FCC initiates rulemaking for NG-911
FCC commissioners today unanimously approved a notice of proposed rulemaking seeking input on the framework of next-generation 911 (NG-911) systems that would enable multimedia access to emergency call centers and prioritization of 911 calls on commercial networks.
Unlike many notices of proposed rulemaking, this one does not include draft rules but instead asks for input on a number of issues. All commissioners noted the importance of migrating the current 911 system that handles only voice calls to an IP-based, NG-911 architecture that would let public safety answering points (PSAPs) receive emergency communications via text messaging and — later — photos and videos.
Chairman Julius Genachowski noted the situation of Jennifer Koon, a New York woman who was carjacked and murdered in the 1990s. During the incident, Koon called 911 but wasn't able to speak, because she did not want to be heard by her attackers. She was found dead two hours later.
"The ability to text 911 might have saved her life," Genachowski said during the meeting, which was webcast. (See related video below.)
Unlike the 1990s, many in the current generation of mobile-device users are more comfortable using text as their primary communications option than traditional voice paths, Commissioner Michael Copps said.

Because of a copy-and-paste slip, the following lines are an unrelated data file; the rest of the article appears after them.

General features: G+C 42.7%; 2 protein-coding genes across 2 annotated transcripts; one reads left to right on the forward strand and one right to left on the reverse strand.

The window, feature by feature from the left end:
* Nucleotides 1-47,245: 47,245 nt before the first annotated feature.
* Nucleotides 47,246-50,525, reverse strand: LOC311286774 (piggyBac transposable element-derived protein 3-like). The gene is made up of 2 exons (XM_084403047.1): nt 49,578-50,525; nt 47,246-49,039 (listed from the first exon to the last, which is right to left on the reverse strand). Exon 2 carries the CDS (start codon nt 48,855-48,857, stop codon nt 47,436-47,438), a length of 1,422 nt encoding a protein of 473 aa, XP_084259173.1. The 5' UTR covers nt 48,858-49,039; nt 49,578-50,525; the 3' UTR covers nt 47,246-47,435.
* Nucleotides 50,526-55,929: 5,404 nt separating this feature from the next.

"We have to get beyond thinking about critical communications as just traditional voice and realize that consumers don't make a lot of these distinctions among services and technologies that so often seem to fixate us and stymie us here in Washington, and especially they don't make them when they are in trouble and need action fast," Copps said. "Indeed, today's consumers might rightly wonder: What's so 'next generation' about texting?"
While the FCC order seeks input on short-term and long-term answers to incorporating text messaging into the 911 system, Genachowski said the greatest promise of NG-911 is the ability for emergency callers to also send images and video to PSAPs, which could forward these, CAD mapping and other database information to provide first responders with a better understanding of the situations impacting response to an incident.
"A few years ago, this technology may have sounded like science fiction, but today it's increasingly available for commercial purposes," Genachowski said. "Innovators are developing these technologies for first responders — from complex database access to mapping to gunshot sensors and other sensors — and the fundamental goal of today's notice is to accelerate the development and deployment of these technologies as part of our emergency-response communications infrastructure."
In addition to the focus on next-generation 911 technology, the FCC notice also seeks information whether commercial carriers should be required to give 911 calls priority over other calls on the network.
"I look forward to hearing about the feasibility and the good that could come from prioritization, but we must also remember that not all critical emergency communication is 911-bound," Copps said. "What we do not want is a system that would have the unfortunate effect of preventing us from checking on our children, parents, and other loved ones during a time of crisis. I look forward to learning more about how we can balance these important considerations."
During the Sept. 22 Open Meeting, FCC commissioners vote to open proceeding on next-generation 911 implementation and prioritizing 911 calls on commercial networks.